This article is about discovering the diversity in the black “hood“ community. As a young buck only 15 years old growing up in the “hood“ in Europe — things were real and we was facing the same end times as predicted on Method Man’s to Tical 2000 album. Just cause we grew up in a Caucasian continent doesn’t mean that we can’t FEEL the music from the black brothers. Brothers from another mother.

Back to the topic at hand, “discovering diversity in the black community“. One day as well as we was loitering in the stair area of our apartment block, I was asked by one of the older homeys “hey what are you listening to?“ I replied, I’m listening to Capone and Noreaga. “Yo let me listen,” said the older homey. I didn’t know this brother, but I let him listen to my CD player a.k.a. a Walkman.

When I handed him the headphones to my sweet battery-powered music source, he heard one of the songs off the “War Report”. He listened for about 30 to 60 seconds and after passing the headphones back to me he said: “yo that’s some dope shit”.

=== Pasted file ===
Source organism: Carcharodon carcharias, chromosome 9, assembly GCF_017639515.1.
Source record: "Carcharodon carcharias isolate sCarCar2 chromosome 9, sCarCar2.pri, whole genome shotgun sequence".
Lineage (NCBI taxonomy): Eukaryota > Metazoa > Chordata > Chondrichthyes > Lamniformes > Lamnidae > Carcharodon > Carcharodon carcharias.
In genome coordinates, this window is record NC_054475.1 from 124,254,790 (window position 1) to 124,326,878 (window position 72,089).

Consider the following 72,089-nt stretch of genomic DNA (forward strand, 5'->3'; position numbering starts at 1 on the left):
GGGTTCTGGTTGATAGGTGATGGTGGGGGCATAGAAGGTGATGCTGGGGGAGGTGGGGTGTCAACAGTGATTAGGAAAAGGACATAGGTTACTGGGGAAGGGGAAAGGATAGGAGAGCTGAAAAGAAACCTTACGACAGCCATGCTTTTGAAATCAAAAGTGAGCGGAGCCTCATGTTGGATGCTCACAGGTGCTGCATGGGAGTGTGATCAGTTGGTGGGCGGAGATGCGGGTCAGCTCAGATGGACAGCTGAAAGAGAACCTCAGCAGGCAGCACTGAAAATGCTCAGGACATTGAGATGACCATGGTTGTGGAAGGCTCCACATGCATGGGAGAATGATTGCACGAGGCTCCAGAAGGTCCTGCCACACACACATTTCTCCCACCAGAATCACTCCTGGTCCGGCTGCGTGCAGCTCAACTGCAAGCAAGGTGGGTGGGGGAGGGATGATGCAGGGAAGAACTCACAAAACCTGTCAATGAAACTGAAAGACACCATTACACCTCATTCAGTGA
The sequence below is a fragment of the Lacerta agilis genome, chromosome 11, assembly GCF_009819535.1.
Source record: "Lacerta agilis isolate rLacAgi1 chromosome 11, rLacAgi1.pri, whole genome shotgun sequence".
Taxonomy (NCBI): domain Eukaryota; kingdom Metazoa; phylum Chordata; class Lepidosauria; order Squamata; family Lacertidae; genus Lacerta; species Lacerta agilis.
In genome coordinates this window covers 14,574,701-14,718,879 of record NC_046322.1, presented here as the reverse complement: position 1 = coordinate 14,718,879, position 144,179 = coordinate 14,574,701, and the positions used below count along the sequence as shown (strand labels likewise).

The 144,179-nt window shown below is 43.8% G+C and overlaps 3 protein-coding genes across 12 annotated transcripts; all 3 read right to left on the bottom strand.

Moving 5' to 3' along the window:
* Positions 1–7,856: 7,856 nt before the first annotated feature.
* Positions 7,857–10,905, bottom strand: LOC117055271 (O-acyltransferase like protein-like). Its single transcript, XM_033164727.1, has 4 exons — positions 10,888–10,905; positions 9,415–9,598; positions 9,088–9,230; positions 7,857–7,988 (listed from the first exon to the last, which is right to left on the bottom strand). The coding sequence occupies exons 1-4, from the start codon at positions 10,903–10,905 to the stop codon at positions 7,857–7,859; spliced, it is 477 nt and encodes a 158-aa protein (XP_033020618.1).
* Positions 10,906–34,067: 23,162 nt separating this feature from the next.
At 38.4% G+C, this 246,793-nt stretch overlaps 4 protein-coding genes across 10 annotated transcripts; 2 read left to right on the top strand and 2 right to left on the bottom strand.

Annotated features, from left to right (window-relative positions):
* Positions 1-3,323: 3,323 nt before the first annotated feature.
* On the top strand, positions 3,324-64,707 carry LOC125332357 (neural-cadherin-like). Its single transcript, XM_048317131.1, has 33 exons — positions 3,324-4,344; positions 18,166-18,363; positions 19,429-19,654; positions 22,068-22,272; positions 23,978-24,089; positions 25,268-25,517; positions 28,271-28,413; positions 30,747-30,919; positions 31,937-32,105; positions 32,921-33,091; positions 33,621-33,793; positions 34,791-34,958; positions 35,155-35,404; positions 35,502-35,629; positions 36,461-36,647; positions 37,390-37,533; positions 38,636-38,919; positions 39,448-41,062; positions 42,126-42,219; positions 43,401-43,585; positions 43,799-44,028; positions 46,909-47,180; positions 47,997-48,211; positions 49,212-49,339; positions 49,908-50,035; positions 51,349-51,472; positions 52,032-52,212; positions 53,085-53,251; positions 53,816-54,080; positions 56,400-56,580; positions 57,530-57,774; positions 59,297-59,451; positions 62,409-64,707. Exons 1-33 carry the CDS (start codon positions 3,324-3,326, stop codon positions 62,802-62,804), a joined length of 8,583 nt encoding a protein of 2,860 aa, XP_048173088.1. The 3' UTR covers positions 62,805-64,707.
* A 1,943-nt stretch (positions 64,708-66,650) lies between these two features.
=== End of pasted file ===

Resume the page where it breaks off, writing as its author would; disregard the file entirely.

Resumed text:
How was this random MF’er able to hear the realness when he didn’t even look like a real hip-hop dude? Well, I’ll tell you the truth. That’s because music is the universal language. And if the beat is on point, and the lyrics are real and from the heart…. Then everybody know this is the bomb.

This was late in November 1998, and I was able to get rap CDs that were really recently released. So I had the recent Bobby Digital album also in my rotation. So I threw that in and I played him “NYC Everything”, then I asked what do you think about that? And he said “Yo, that’s pretty dope too, but it’s not the best album I’ve ever heard. But that Capone and Noriega was hella dope.”

This is just more proof on top of more proof the music is universal and that we all are from the hood when we listen to the music from the old-school 90s hip-hop. Even back in the day, we knew this shit. Maybe we was more connected because the shit was fresh and it was coming straight over the pond over to our European nations.

What is hip-hop now? I don’t even effen know. It’s become so damn commercial, it’s on the damn radio all the time. I struggle to grasp it, but it’s just another type of reality…. a new era. Back in the day, we knew where the Queensbridge Projects were, we knew that Compton was next to Watts. We knew who Martin Luther King was. We know who Malcolm X was.

Man, I’m old-school as fu*k.

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